In the 1956 war with Egypt, Israel hoped for the downfall of its president, Gamal Abd al-Nasir, but he remained in power. This was one of the occasions in which Israel wished to create a regime change in the Middle East as a result of military action. Israel might also try to do the same in Iran. While Arab leaders Anwar Sadat of Egypt and King Hussein of Jordan waged war against Israel and later made peace with the Jewish state, it is unlikely that the current Iranian regime would repeat this pattern. Although Iran and Israel did not directly meet on the battlefield, the ongoing tension between them, this “cold war,” and in particular the nuclear issue, might drive them to a shooting war. The two sides have no territorial disputes, but the rulers of Iran are firm in their belief that Israel must be deleted from the map. They may accept the idea of a Jewish state but not in the Middle East. Iran’s leadership also opposes a compromise between Israel and the Palestinians, which emphasizes Iran’s aspiration to gain influence by encouraging the continuance of violence at the expense of the Palestinians, about whom Iranians are supposedly concerned.
For those reasons, Israel might focus not necessarily on the Iranian nuclear infrastructure but on the regime itself. Obviously, Israel should strive to accomplish both aims, but it may have to choose between them, if only due to the critical need for military surprise and concentration of force against either goal: the nuclear sites or the regime.
None of those tasks would be easy to implement and the implications for Israel, solely from the Iranian perspective, might be severe. Still, for many Iranians the nuclear project is a national asset, while their regime is not. Israel could probably tolerate an Iran with nuclear projects, even a bomb, since this process started in the days the two states enjoyed friendly relations. As with Pakistan, Israel could bear a huge Muslim non-Arab state with a nuclear arsenal, as long as it does not seek to obliterate the Jewish state. Of course intentions may change, sometimes even overnight, especially if the regime is replaced by a dangerous opposition, but Israel could live with such a risk.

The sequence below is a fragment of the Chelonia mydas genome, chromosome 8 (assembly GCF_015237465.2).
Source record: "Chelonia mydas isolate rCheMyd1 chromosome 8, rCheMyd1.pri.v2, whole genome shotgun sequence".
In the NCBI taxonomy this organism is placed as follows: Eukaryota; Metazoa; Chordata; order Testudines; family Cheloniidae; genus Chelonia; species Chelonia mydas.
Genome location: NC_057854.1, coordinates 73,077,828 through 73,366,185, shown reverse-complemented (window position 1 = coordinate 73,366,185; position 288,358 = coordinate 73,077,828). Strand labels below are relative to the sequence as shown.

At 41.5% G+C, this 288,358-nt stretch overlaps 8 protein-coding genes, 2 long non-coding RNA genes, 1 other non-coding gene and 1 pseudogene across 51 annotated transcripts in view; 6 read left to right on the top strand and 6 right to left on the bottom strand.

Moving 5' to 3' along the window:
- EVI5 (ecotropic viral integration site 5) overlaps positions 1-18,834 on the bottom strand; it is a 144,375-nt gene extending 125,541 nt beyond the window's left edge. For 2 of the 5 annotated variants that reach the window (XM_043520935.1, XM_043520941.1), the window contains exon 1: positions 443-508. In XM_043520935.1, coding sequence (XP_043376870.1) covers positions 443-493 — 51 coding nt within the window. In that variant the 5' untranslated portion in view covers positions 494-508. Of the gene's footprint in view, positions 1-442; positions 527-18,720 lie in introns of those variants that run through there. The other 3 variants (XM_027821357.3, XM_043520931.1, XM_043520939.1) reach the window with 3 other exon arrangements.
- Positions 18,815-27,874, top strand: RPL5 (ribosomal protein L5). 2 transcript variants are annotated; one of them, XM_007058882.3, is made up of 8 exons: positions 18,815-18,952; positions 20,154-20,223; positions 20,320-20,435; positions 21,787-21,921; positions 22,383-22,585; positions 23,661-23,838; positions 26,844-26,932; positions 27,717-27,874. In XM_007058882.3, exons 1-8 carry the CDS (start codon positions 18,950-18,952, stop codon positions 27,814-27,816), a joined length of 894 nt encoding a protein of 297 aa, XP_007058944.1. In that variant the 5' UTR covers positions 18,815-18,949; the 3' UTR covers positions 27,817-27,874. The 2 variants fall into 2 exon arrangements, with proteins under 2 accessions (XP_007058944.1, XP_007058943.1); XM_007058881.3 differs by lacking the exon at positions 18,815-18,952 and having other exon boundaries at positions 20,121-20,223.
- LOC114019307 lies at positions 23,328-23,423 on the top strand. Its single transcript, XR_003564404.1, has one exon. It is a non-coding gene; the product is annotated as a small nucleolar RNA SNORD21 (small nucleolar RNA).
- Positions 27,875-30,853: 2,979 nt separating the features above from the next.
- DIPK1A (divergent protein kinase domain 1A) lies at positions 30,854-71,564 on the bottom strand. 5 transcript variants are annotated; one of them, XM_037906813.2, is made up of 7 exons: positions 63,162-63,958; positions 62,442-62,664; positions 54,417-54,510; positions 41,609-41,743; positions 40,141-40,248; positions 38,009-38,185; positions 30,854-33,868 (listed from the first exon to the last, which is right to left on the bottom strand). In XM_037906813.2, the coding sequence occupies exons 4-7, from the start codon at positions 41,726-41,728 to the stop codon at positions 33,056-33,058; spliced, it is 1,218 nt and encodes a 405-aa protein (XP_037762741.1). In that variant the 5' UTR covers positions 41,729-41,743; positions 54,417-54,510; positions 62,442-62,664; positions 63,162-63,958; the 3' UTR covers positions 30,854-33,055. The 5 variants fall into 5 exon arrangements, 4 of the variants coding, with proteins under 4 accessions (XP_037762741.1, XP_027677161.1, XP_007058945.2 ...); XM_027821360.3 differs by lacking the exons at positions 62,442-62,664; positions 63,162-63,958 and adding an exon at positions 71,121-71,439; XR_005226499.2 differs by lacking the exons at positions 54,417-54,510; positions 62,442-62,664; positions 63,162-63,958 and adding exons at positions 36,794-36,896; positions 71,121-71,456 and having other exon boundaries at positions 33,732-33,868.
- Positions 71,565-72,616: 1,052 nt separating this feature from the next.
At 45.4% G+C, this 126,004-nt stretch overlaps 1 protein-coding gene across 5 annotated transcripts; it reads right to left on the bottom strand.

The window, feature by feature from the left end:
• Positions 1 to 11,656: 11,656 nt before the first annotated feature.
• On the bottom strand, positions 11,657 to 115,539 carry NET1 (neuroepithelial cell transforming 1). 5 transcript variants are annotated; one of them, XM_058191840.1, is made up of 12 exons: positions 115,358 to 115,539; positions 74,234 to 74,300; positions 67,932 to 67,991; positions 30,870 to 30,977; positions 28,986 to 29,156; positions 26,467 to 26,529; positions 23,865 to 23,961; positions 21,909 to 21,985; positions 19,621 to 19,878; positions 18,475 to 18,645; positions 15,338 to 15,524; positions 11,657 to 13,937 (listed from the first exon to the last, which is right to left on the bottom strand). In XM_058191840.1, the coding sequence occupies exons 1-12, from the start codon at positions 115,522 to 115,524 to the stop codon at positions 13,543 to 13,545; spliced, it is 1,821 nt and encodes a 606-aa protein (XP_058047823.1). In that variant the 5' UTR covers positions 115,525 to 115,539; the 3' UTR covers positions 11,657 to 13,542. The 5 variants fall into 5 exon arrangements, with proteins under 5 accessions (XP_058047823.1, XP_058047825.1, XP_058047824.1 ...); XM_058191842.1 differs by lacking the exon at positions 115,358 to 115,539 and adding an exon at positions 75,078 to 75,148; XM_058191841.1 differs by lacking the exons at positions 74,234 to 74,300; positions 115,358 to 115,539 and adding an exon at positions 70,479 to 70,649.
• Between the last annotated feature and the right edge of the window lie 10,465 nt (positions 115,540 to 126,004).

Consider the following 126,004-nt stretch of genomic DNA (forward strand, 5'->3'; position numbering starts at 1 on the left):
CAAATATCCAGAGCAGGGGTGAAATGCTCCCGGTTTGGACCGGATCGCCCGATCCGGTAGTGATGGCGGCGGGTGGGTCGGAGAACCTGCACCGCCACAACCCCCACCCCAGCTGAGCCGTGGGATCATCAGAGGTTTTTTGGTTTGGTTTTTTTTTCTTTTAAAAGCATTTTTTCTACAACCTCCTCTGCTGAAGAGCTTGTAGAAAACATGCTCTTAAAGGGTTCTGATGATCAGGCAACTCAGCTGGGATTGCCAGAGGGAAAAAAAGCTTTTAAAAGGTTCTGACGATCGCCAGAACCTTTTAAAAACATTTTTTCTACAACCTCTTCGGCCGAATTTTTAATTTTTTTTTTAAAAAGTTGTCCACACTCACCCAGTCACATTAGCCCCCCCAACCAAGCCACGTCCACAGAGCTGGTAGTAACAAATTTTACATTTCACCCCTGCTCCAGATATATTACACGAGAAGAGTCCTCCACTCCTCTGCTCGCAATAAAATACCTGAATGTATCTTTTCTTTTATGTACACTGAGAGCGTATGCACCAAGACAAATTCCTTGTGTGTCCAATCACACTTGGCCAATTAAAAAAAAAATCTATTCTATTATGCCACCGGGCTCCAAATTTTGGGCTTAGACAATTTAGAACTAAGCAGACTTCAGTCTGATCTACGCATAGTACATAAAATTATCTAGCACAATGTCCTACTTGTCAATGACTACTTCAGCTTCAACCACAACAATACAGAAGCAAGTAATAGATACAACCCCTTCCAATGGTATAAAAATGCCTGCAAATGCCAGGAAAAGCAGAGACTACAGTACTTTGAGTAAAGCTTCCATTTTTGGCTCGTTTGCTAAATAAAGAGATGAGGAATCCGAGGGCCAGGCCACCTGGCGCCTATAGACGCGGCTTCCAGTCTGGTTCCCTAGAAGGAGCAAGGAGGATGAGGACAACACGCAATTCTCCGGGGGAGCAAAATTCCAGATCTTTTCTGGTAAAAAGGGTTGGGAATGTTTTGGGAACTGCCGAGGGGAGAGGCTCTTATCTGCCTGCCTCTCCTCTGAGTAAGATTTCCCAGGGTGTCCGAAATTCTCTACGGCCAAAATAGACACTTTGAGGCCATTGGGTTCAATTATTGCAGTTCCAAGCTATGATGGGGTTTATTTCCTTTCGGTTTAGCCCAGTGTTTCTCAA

From time to time, there are signs of internal unrest in Iran. Economic difficulties, among other reasons, could cause political instability. Although this might not completely undermine the regime, it might force it to focus on strengthening the economy, even at the expense of its nuclear program. After all, of paramount interest to the Iranian government is its own survival, and placing the economy at the top of its list of priorities would ensure that. Such a development could cause a delay in the nuclear project. Gaining time is not the best outcome for Israel, but is still a reasonable compromise - at least until a better option presents itself. However, Israel can only hope for a global action on this issue, and should therefore seek as many allies as possible.
In the 1970s, the United States nurtured Iran and Israel as two of its strongest allies in the Middle East, one in the Persian Gulf and the other in the eastern Mediterranean. This was part of the American struggle against the Soviet Union and its allies in the Middle East.
From the early 80s, the U.S. developed its ties with Egypt instead of Iran because of the Islamic revolution. Over the years, the U.S. also pushed for a regime change in Iran. The latter, therefore, disconnected itself from the U.S., while continuing to pursue a position of hegemony in the Gulf and also, particularly since the ‘90s, to increase its involvement in the eastern Mediterranean. Those were both key regions for the United States, which put Washington and Tehran on a collision course. Thus, Israel and the United States have common goals: pushing Iran out the eastern Mediterranean, neutralizing its nuclear project and bringing down the current regime. Those goals are shared by other states, including Arab ones, irrespective of their antipathy toward Israel.
This article is based on an article that was published in the Israel Journal of Foreign Affairs, (Volume Two Number Two, 2008). For questions, comments etc. please write to Ehud at email@example.com